Widom, C. S., & Osborn, M. (2021). The cycle of violence: Abused and neglected girls to adult female offenders. Feminist Criminology, epub ahead of print. doi: 10.1177/1557085120987628.
Drawing on findings from a prospective cohort design study that followed abused and neglected children and demographically matched controls into adulthood, this paper focuses on these abused and neglected girls and one important consequence—the extent to which these victims become offenders themselves. We ask four questions: Is criminal behavior among abused and neglected girls and women rare? Are abused and neglected girls at increased risk for becoming violent offenders? Does childhood maltreatment affect criminal career trajectories for girls? Do maltreated girls grow up to maltreat their own children? We conclude with discussion, suggestions for future research, and implications.
Osborn, M., & Rajah, V. (2020). Understanding formal responses to intimate partner violence and women’s resistance processes: A scoping review. Trauma, Violence & Abuse, epub ahead of print. doi: 10.1177/1524838020967348.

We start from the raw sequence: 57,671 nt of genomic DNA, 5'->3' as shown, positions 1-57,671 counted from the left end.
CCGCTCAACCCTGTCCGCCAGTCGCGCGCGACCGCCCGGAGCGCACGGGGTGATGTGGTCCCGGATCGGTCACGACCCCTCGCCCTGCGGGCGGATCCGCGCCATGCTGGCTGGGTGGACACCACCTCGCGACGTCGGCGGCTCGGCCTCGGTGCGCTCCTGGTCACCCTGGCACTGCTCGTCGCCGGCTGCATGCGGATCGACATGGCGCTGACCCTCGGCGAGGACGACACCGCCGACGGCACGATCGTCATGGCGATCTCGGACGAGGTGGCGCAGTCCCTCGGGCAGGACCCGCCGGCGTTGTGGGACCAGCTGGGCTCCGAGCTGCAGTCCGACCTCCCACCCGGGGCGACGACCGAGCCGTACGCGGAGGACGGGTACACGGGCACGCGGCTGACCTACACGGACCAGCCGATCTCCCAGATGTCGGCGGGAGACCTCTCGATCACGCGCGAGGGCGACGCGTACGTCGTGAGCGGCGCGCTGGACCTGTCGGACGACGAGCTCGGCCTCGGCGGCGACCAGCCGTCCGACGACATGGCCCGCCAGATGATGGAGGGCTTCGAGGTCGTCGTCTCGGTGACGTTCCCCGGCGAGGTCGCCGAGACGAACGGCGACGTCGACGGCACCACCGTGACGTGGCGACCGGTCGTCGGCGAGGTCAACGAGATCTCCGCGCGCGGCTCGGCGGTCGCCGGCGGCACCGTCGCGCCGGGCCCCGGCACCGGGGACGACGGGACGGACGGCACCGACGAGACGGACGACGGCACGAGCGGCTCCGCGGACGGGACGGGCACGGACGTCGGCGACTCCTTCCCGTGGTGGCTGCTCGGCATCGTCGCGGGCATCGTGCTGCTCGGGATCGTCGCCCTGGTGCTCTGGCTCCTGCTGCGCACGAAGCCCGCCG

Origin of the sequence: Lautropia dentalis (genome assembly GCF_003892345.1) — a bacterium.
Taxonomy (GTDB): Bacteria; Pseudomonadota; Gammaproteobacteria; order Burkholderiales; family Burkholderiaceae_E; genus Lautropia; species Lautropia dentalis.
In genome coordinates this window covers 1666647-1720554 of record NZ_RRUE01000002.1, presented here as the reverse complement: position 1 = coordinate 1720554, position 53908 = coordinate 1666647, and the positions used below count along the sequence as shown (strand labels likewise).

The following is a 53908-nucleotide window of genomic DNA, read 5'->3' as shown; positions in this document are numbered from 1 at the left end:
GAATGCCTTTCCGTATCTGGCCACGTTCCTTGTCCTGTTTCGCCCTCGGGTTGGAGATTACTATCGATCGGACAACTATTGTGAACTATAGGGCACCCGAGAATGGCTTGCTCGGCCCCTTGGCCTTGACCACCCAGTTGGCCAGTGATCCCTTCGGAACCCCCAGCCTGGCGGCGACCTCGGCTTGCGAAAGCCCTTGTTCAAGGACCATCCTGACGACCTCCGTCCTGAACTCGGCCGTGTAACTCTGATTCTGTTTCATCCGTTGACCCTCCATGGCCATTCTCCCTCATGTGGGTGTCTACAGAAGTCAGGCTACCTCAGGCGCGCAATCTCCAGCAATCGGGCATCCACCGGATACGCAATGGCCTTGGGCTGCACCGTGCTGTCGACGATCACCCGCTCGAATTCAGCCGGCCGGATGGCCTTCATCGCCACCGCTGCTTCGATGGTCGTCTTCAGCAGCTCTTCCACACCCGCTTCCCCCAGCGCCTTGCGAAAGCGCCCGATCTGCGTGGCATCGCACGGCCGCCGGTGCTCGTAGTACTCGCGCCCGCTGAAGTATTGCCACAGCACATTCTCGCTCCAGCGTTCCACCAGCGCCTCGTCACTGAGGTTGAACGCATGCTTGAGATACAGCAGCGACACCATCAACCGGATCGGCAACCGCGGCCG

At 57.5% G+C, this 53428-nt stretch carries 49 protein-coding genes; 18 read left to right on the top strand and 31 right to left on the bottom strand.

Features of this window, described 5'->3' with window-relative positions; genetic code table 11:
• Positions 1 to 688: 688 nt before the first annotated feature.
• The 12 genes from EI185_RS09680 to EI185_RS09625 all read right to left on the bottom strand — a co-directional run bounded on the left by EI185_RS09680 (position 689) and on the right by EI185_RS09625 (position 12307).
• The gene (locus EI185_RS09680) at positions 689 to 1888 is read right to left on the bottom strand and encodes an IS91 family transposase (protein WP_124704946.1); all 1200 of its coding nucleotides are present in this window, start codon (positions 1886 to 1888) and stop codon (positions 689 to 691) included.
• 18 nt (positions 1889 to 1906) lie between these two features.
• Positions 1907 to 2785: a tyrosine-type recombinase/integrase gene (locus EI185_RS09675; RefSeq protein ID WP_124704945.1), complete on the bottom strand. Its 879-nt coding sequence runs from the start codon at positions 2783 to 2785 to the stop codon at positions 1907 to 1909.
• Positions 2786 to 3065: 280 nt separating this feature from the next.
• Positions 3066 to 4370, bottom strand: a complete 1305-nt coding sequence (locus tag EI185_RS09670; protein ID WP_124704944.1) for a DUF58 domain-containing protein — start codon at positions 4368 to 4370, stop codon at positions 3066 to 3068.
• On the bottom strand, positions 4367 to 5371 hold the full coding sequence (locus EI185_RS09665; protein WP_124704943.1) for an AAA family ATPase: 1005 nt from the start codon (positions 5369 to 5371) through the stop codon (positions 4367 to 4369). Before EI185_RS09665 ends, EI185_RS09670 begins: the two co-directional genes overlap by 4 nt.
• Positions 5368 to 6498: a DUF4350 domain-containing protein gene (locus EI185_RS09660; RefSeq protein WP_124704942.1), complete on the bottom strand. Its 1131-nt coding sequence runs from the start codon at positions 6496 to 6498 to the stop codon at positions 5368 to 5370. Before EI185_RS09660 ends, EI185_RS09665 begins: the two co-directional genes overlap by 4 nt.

Intimate partner violence (IPV) literature addresses the ways in which women oppose violent male partners through acts of “everyday resistance.” There is a limited understanding, however, of the relationship between women’s resistance and their formal help-seeking in the context of IPV. Our scoping review, which includes 74 articles published in English-language journals between 1994 and 2017, attempts to help fill this gap by developing systematic knowledge regarding the following research questions: (1) How are formal institutional responses discussed within the literature on resistance to IPV? (2) How does institutional help-seeking facilitate or obstruct IPV survivors’ personal efforts to resist violence? We find that institutions and organizations succeed in facilitating resistance processes when they counter victim-blaming ideas and provide IPV survivors with shared community and a sense of control over their futures. However, they fall short in terms of helping survivors by expecting survivors to adhere to a rigid narrative about appropriate responses to violence, devoting insufficient attention to individual-level factors impacting survivors’ vulnerability and ability to access help, and replicating abuse dynamics when interacting with survivors. Policy and practice implications are discussed.